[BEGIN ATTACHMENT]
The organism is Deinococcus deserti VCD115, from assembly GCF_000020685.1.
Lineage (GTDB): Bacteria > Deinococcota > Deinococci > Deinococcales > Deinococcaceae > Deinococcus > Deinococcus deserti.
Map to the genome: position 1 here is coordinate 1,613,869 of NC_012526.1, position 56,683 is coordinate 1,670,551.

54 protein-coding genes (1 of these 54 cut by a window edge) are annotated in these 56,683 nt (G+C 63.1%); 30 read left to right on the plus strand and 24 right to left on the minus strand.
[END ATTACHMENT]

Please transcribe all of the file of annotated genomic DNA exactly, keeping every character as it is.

The organism is Deinococcus deserti VCD115, from assembly GCF_000020685.1.
Lineage (GTDB): Bacteria > Deinococcota > Deinococci > Deinococcales > Deinococcaceae > Deinococcus > Deinococcus deserti.
Map to the genome: position 1 here is coordinate 1,613,869 of NC_012526.1, position 56,683 is coordinate 1,670,551.

54 protein-coding genes (1 of these 54 cut by a window edge) are annotated in these 56,683 nt (G+C 63.1%); 30 read left to right on the plus strand and 24 right to left on the minus strand.